A Programmable Puzzler
Termulus is a casual puzzle game where players navigate a robot through various obstacles toward an end goal. But Termulus is not your typical puzzler, where you might control your robot with up and down keys. Instead, you program the robot and the world with blocks.
Each level consists of two phases - a programming phase, where the user connects a limited number of blocks together to provide instructions to their robot; and a run phase, where the instructions are carried out. While running their programs, robots interact with various level elements, such as buttons, doors, and pushers. The programmable nature of the game works very well here; for example, players may program buttons to open doors or cause their robot to take additional actions.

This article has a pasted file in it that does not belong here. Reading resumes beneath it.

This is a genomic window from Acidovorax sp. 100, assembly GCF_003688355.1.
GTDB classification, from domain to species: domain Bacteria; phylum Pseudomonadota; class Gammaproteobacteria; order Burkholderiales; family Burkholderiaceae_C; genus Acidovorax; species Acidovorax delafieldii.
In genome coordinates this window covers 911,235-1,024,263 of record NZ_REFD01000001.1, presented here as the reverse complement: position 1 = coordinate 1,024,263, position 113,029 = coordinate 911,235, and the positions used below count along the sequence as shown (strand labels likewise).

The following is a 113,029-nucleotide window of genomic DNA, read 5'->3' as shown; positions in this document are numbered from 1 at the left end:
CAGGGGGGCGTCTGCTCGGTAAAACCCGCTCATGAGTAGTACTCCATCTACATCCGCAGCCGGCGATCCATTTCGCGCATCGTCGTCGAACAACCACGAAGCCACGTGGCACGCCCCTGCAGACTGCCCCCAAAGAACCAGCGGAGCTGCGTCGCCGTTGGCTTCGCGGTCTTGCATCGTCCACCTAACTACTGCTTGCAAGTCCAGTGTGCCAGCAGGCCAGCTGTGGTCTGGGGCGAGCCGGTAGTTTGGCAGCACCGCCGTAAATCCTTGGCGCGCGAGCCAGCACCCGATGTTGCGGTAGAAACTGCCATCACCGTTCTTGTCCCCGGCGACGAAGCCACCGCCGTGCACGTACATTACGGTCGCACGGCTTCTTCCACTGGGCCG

The logic behind Termulus is neatly divided into two portions: logic surrounding the game board (such as how robots move, how doors push robots, etc); and the block code interpreter. A block program is similar to a common compiler construct, formally an Abstract Syntax Tree. However, when interpreting an AST, one usually uses recursion and executes the tree as fast as possible. In our case, however, we wished to execute steps of the tree at a regular interval, have animations play between steps, run multiple trees simultaneously, etc. This meant our tree execution was considerably more complicated than a typical AST, and development of that took up about half my time at Hack the Planet. ## Awesomeness Termulus has some amazing features. In addition to an entire interpreter built from scratch (see above), we have a robust block editor and a great number of game elements. A user might program their robot to drive over a button, which they programmed to open a door, then cause their robot to conditionally turn when it sees red paint on the floor, to get to the end of a level. In another case, one robot may be driving toward a cliff, while another robot steps on a button to activate a device for pushing them out of the way.